Last season's vote for the Hart Trophy was as close as mathematically possible with Jose Theodore of Montreal and Jarome Iginla of Calgary each finishing with 434 points and Theodore being named the league's most valuable player only because he received 26 first-place votes to Iginla's 23.

While this year's balloting could hardly be closer, the decision still could be tougher for members of the Professional Hockey Writers Association because, instead of two people vying for the top spot this season, you could have five.

There are five legitimate candidates: Vancouver's Markus Naslund and Todd Bertuzzi, Colorado's Peter Forsberg, Detroit's Nicklas Lidstrom and New Jersey's Martin Brodeur.

The winner of the Hart Trophy is "the player who is adjudged to be the most valuable to his team," but he is usually also the best player in the league. Writers try to weigh the performance of the athlete vs. those of his contemporaries as well as the performance of the athlete vs. his teammates.

That scale typically reflects outstanding achievement and value to a team.

Start with Bertuzzi and Naslund, and there's a problem right away. You could easily give a player of the year award to either, with the edge probably going to Naslund, the quiet captain who gives the Canucks their personality. Naslund has a very good chance to win the point-scoring race and finish with the most goals.

However, his importance to the team is tied directly to Bertuzzi and fellow linemate Brendan Morrison. As goes one, so go the others. Thus, the "most valuable" part of the formula falls short.

The next obvious choice has to be Forsberg. He's chasing Naslund for the scoring title and has already run away with the assist title. What's more, he was tied for the league lead with teammate Milan Hejduk with plus-47 entering the weekend. He is the favorite to win the Hart.

But it would be short-sighted to look past Lidstrom and Brodeur. Lidstrom is simply the best player on one of the best teams in hockey. He is one of the top three in defenseman scoring, and his plus-43 is 20 better than any teammate.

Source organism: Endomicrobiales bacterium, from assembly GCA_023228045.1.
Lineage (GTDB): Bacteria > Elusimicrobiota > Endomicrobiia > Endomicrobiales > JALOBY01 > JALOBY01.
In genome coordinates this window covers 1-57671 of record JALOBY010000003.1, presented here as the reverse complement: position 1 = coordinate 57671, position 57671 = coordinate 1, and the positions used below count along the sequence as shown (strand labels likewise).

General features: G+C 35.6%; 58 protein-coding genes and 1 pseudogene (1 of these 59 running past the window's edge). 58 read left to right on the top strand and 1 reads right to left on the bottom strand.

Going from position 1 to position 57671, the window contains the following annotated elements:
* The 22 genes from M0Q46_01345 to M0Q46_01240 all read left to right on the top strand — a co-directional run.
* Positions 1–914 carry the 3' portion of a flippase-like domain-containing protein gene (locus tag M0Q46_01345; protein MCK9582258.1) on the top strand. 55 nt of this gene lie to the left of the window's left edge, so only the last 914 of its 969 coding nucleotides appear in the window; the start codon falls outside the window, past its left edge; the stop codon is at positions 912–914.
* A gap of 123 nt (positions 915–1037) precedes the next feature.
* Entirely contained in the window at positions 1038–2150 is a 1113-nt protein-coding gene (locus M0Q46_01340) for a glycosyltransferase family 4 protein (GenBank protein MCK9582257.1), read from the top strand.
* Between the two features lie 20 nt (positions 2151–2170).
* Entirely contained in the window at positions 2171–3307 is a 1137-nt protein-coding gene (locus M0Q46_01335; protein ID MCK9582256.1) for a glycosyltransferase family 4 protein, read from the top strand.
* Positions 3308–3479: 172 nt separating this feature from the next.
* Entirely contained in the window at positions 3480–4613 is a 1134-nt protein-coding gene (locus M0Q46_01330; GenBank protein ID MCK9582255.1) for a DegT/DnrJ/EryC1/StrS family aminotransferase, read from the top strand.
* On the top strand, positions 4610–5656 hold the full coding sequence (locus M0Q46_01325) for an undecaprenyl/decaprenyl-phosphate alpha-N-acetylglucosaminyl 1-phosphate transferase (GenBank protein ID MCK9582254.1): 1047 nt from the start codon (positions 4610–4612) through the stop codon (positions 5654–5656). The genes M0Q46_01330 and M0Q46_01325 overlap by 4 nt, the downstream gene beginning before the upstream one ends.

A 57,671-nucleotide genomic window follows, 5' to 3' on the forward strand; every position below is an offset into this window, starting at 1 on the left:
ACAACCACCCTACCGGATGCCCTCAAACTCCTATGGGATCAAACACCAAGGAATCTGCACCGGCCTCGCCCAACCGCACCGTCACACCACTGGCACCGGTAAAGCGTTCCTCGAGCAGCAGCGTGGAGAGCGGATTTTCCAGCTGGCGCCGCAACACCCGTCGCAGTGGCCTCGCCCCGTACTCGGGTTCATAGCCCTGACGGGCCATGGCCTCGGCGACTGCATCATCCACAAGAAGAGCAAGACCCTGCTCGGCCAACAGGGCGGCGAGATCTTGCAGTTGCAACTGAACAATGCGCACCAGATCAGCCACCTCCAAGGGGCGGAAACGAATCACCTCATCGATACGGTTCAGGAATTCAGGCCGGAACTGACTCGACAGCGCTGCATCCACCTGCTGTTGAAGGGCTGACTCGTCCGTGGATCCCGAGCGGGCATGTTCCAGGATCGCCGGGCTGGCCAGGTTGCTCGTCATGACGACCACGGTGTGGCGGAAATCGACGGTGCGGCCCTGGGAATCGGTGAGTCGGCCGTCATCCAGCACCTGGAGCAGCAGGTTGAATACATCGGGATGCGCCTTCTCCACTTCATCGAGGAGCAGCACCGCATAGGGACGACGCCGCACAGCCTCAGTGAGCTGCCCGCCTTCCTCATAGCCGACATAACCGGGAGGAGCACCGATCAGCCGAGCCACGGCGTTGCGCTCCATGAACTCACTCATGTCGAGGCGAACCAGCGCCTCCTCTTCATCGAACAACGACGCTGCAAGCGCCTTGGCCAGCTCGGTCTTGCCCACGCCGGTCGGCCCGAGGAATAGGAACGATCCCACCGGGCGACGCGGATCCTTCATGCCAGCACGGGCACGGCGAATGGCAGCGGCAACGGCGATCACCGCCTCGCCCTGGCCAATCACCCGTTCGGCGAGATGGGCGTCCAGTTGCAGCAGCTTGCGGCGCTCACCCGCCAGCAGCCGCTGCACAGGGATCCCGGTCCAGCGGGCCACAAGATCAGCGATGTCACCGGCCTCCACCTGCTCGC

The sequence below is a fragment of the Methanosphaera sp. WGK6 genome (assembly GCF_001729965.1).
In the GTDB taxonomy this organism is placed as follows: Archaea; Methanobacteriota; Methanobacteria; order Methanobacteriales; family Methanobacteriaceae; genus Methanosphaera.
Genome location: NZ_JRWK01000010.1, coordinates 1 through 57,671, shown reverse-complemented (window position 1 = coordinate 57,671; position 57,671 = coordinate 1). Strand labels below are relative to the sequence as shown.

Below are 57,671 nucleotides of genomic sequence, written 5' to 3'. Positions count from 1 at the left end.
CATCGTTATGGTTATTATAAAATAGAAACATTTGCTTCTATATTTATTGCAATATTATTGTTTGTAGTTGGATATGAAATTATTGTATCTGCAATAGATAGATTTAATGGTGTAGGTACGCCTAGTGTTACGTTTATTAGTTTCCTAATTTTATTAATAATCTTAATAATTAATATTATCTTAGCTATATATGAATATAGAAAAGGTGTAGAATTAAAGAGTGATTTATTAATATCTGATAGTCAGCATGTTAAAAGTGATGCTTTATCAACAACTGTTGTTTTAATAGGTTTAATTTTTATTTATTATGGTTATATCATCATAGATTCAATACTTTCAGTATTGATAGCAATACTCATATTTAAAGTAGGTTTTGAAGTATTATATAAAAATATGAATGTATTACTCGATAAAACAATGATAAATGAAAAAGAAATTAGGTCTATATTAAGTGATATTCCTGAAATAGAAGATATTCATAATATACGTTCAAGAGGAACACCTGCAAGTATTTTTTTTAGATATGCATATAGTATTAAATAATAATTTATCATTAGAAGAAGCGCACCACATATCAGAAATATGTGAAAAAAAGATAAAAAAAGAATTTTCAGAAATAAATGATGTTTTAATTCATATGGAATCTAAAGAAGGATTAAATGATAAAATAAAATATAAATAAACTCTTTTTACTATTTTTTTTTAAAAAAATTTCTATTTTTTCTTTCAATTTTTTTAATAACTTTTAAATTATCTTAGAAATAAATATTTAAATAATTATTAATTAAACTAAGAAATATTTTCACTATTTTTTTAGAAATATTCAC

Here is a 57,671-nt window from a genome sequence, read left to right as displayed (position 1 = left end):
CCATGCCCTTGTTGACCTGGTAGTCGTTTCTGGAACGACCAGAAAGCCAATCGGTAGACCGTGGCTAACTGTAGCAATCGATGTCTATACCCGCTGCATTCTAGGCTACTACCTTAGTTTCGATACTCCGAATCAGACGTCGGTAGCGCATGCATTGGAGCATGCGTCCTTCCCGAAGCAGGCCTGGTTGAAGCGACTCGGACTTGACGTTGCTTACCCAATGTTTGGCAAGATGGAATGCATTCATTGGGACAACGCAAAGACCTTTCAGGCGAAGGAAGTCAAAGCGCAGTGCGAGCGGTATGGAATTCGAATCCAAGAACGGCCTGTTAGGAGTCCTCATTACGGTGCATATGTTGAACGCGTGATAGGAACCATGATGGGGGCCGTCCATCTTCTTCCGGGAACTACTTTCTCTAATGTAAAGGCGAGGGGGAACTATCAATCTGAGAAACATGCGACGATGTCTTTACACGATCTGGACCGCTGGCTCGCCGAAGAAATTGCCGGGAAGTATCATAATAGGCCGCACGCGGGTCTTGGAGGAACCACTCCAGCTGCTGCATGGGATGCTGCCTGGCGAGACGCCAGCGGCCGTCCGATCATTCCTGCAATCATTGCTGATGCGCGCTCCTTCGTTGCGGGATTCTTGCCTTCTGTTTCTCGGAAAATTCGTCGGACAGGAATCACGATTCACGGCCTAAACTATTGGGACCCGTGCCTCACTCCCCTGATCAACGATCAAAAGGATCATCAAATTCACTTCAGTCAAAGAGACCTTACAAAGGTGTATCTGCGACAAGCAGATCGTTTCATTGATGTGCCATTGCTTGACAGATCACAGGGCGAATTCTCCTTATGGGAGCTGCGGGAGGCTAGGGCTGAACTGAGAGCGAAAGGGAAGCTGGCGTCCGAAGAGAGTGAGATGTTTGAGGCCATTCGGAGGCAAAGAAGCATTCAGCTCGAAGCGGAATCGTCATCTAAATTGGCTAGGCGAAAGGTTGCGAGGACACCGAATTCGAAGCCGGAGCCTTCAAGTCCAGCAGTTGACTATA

That's impressive, but it's still not the MVP performance. That title has to go to Brodeur, who strapped the goal-starved Devils on his back. With no Devil scoring more than 60 points, Brodeur was the focus of every game.

Brodeur had nine shutouts. What's more, he allowed a team with a new coach and fragile chemistry time to find itself.

And that describes everything necessary to win the Hart Trophy.

Other Envelopes, Please

* Norris Trophy (top defenseman): Lidstrom. He has wonderful teammates, but insiders will tell you he is hands-down the team's MVP. His patience and calm spread throughout the team, and how he has a plus-minus in the 40s while his teammates are in the teens is nothing short of amazing.

* Calder Trophy (rookie): Barret Jackman, St. Louis. Detroit's Henrik Zetterberg will receive plenty of push for his offensive exploits, but Jackman was at times the Blues' best defenseman this season at age 21.

* Adams Award (coach): Jacques Lemaire, Minnesota. Lemaire won on a moderate budget in New Jersey, and now he has won on a minuscule budget in Minnesota. In this age of bought NHL superstars, that's saying something.

* Vezina Trophy (goalie): Brodeur. With Marty Turco playing so well, however, Brodeur's accomplishments are slightly bigger. The Devils are an aging team battling chemistry and scoring issues. Brodeur pulled them through and has them in good shape for the playoffs.

* Selke Trophy (defensive forward): Jere Lehtinen, Dallas. If you want to understand how good Lehtinen is, ask Dave Tippett or Bill Guerin or Jason Arnott or Scott Young. It's one thing to play against the guy four or five times a season, it's another to watch him every shift for an 82-game season. People who have seen Lehtinen for the first time can't stop saying good things about him. He is rarely out of position, and he almost always covers for his linemates. Tippett has pretty much used Lehtinen as a sparkplug for any line that is struggling.

* Lady Byng (gentlemanly play): Naslund. The Lady Byng honors sportsmanship, gentlemanly play and a high standard of achievement. Naslund personifies those traits and then some. The Canucks captain never backs down from physical play but also never instigates. The Canucks are more in control because of Naslund's soft touch.

Devils goalie Martin Brodeur, here stifling Bobby Holik, is a clear front-runner for the prestigious Vezina Trophy.